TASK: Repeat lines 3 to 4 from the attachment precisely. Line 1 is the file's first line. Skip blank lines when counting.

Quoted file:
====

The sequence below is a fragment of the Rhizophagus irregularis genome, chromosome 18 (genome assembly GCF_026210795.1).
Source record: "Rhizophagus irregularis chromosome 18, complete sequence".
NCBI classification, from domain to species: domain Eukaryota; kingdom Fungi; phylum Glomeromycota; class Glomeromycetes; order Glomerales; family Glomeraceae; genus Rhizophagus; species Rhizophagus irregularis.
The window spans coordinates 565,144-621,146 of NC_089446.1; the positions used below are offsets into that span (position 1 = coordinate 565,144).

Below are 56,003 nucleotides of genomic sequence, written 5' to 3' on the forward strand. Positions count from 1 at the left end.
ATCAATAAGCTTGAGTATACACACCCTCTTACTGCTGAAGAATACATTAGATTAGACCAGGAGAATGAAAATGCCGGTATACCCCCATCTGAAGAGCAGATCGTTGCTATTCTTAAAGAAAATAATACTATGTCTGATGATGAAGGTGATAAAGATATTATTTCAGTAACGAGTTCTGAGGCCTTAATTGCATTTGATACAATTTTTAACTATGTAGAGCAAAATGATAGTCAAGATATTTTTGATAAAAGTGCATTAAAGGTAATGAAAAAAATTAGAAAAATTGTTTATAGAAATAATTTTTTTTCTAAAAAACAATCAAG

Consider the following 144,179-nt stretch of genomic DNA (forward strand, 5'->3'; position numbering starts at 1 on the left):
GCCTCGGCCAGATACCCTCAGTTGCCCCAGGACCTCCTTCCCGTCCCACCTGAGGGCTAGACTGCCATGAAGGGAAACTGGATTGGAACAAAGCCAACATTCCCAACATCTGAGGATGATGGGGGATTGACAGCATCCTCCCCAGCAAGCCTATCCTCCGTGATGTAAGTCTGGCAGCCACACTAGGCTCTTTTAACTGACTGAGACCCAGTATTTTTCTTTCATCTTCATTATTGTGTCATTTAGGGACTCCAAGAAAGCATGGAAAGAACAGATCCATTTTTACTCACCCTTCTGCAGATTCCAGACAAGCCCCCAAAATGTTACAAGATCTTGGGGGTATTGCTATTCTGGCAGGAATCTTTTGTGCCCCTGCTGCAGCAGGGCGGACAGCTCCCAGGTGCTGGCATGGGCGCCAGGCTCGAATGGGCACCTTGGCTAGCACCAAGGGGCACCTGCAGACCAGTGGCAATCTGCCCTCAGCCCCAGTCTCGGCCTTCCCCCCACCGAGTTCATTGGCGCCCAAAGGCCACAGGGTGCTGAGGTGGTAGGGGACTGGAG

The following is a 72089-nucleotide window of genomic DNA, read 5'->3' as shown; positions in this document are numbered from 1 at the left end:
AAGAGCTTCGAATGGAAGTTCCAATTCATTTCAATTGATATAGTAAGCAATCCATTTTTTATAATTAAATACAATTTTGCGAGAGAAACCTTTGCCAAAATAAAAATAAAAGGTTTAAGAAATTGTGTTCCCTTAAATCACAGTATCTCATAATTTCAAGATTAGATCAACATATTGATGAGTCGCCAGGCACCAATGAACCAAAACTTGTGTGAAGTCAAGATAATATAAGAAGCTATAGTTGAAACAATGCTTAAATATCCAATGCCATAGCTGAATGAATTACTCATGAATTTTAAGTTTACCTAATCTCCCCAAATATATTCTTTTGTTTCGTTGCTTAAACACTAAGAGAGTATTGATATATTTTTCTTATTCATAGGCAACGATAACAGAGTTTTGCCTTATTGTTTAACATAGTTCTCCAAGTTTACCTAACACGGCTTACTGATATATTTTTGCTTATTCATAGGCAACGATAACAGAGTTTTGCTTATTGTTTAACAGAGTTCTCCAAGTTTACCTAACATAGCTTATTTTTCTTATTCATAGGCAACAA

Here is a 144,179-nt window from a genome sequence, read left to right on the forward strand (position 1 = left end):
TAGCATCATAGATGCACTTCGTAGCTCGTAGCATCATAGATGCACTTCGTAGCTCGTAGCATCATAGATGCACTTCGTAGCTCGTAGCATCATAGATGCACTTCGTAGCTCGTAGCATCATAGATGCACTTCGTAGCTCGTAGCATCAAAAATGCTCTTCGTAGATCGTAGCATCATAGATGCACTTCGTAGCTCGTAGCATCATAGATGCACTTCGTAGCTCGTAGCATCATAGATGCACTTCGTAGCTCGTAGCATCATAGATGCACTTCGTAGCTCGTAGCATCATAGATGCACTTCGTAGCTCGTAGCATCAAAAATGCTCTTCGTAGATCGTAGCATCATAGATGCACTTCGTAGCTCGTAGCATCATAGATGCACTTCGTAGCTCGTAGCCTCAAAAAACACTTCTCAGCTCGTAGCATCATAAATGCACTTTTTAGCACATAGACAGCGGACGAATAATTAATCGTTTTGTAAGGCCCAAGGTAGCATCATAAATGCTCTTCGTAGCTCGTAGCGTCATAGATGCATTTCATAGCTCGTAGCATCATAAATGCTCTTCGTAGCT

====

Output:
NCBI classification, from domain to species: domain Eukaryota; kingdom Fungi; phylum Glomeromycota; class Glomeromycetes; order Glomerales; family Glomeraceae; genus Rhizophagus; species Rhizophagus irregularis.
The window spans coordinates 565,144-621,146 of NC_089446.1; the positions used below are offsets into that span (position 1 = coordinate 565,144).